Young adults with disabilities showcase their creative abilities

Posted on September 18, 2015

During the week of 7-11 September 2015, the Centre for Augmentative and Alternative Communication (CAAC) at the University of Pretoria successfully hosted their annual FOFA event. 'Fofa’ is a Sotho word which means ‘to fly’ or ‘to soar’. The aim of this project is to empower young adults who cannot speak to effectively use augmentative and alternative methods of communication (including mobile technologies) to improve their communication skills and to soar above their challenges. This is the tenth consecutive year that the project was run, and it was generously funded by Momentum.

The FOFA Project is the first of its kind in Africa. After the training week, participants are supported by their personal assistants, who attend the week with them, to put their newly acquired insights, knowledge and skills into practice at home and in their communities.

The theme for this year was ‘Words and beyond’ and the focus fell on self-expression through various media, including photography and creative writing. Seven young adults from five provinces (together with their personal assistants) were hosted on campus for a week. Two of them had previously completed the programme and acted as mentors to the others. A staff member of the CAAC who also uses augmentative and alternative communication (AAC) acted as the third mentor.

The week was filled with training, workshops, presentations and, of course, social events. At the beginning of the week, final-year students from Tshwane University of Technology’s Department of Visual Communication: Photography, facilitated a photo story activity, aimed at helping the participants to express who they are and how others see them through photographs. Marlene Le Roux, from Artscape Theatre in Cape Town, gave a thought-provoking presentation on Tuesday about how to express yourself through dance and about embracing your disability as an ability. Also on Tuesday, Graham Clarke, a person who has been using AAC for more than 15 years, gave a motivating talk via Skype that enthused all participants and care-givers. On Thursday morning, the three mentors each gave encouraging and informative talks about ‘Why writing skills are important’, ‘Social media: Do’s and don’t’s’ and ‘Living life to the full’.

The master’s students from the Department of English presented exciting creative writing workshops throughout the week – on topics such as poetry, crafting powerful descriptions through words and joint story writing – to arouse the participants’ inner writers and poets. They even aroused the inner poets in the participants’ personal assistants and the CAAC staff members.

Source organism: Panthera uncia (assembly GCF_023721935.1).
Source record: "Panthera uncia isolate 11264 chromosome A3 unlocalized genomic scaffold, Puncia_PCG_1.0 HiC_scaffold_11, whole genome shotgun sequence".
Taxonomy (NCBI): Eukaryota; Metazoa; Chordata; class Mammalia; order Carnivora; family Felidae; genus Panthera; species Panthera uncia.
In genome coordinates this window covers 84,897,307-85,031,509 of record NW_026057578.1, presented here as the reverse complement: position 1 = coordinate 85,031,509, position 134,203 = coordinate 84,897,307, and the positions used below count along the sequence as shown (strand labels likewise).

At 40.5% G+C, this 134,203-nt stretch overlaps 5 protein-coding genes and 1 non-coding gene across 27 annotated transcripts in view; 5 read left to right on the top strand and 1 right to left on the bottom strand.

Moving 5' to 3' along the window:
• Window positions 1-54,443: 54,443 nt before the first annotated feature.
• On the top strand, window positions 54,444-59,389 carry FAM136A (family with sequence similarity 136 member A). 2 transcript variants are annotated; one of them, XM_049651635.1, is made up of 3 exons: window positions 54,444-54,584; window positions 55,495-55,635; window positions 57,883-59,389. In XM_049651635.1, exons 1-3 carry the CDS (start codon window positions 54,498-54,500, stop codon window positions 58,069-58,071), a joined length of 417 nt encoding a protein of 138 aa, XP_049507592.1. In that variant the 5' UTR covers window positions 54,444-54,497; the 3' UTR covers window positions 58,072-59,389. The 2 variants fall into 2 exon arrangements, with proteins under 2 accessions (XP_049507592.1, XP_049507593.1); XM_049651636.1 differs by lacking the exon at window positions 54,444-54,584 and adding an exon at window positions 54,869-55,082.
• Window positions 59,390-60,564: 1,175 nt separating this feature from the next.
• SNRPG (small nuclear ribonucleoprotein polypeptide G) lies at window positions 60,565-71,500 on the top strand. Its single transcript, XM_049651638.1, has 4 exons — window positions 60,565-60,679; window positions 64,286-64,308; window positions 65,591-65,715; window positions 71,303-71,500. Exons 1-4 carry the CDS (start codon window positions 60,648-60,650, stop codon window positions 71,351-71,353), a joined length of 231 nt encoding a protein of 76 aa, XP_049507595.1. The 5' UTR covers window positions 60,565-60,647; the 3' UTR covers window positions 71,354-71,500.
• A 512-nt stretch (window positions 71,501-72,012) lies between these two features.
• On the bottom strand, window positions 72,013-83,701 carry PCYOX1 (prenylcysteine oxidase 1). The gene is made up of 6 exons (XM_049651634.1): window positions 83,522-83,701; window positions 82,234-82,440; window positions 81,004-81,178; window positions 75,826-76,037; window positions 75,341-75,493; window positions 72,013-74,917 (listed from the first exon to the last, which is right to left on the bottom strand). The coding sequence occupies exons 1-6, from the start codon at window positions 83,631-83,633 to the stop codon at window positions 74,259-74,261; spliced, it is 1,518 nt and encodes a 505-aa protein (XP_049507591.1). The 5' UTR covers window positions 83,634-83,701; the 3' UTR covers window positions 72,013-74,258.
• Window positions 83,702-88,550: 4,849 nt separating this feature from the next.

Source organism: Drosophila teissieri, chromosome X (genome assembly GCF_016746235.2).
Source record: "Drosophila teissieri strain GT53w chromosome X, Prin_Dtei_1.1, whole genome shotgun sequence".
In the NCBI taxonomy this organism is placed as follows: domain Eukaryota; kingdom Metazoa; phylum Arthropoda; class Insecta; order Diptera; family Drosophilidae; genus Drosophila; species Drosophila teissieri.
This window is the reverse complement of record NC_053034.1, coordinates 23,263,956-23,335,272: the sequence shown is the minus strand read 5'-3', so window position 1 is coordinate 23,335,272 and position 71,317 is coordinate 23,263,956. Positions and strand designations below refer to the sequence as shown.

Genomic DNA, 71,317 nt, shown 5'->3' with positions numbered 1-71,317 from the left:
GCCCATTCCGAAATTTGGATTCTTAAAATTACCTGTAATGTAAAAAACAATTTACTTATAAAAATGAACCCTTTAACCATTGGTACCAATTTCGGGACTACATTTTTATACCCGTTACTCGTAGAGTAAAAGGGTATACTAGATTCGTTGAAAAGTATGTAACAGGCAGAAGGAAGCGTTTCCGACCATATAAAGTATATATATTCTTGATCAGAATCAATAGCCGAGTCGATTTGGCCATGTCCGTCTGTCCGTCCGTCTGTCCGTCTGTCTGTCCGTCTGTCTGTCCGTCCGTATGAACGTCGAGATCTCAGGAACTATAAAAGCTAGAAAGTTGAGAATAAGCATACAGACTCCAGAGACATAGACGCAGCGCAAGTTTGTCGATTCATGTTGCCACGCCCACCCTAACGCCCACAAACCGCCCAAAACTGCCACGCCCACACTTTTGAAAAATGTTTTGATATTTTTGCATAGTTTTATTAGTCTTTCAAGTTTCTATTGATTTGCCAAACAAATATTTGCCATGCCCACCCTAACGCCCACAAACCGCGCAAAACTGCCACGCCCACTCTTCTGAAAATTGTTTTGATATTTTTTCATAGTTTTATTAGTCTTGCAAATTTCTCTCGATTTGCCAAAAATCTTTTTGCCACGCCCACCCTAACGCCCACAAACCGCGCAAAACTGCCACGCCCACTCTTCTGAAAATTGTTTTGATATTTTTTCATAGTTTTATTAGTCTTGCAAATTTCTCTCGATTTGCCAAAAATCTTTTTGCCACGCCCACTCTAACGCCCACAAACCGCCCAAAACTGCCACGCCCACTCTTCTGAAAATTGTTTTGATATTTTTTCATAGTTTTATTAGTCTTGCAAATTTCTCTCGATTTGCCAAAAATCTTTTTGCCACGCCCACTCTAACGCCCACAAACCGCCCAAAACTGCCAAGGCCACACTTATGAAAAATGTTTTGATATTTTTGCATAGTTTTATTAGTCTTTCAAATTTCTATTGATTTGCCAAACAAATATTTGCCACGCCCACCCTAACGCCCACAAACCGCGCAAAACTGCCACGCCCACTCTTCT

Thursday afternoon was a special, eventful afternoon that saw the FOFA participants receiving glamorous make-overs by the talented Ranaa Patel (http://rmfashionary.blogspot.co.za/), followed by a glitzy photo shoot by the brilliant photographer, Marike Uitenweerde from EYEscape Photography (http://www.eyescape.co.za/).

Thursday night ended off with a beautiful ‘fine-dining’ experience at [email protected], where the participants enjoyed a lovely evening filled with delicious food, soft music and pleasant company.

On Friday, the young adults presented their creative works (photographs, poems and stories) to an open audience, showcasing their creative abilities and demonstrating that lack of intelligible speech does not prevent them from expressing who they are or from using words and pictures to change mind-sets and negative perceptions about people with disabilities.

The participants clearly benefitted greatly from the project and their growth in skills and confidence was visible during the week. The workshops afforded them new ways of expressing who they are and sharing their thoughts, dreams and ideas with others. The week also served to create awareness of the abilities and achievements of people who use AAC and to showcase the achievements of the participants to the broader community.

Together with additional contributions from other individuals who use AAC, the creative works are planned to be published in a coffee-table book that showcases the talents of people who, despite not being able to speak, can share who they are through various media.

It was an unforgettable week that impacted on each and every individual involved.

We would like to take this opportunity to send a special thank you to the following individuals without whom this week would not have been possible:

  • Momentum, who generously sponsored the event,
  • Marike and Lourens Uitenweerde from EYEscape Photography,
  • Ranaa Patel from RMfashionary,
  • Marlene le Roux from Artscape Theatre,
  • [email protected],
  • Vilene Jacobs for taking photographs of our participants,
  • the master’s students from the Department of English at the University of Pretoria,
  • the final-year students from the Department of Visual Communication: Photography at Tshwane University of Technology, and
  • all the dedicated staff at the CAAC who so freely and willingly give of their time during the week.

 

- Author Dr Tonsing and Mrs White
Published by Idette Noome

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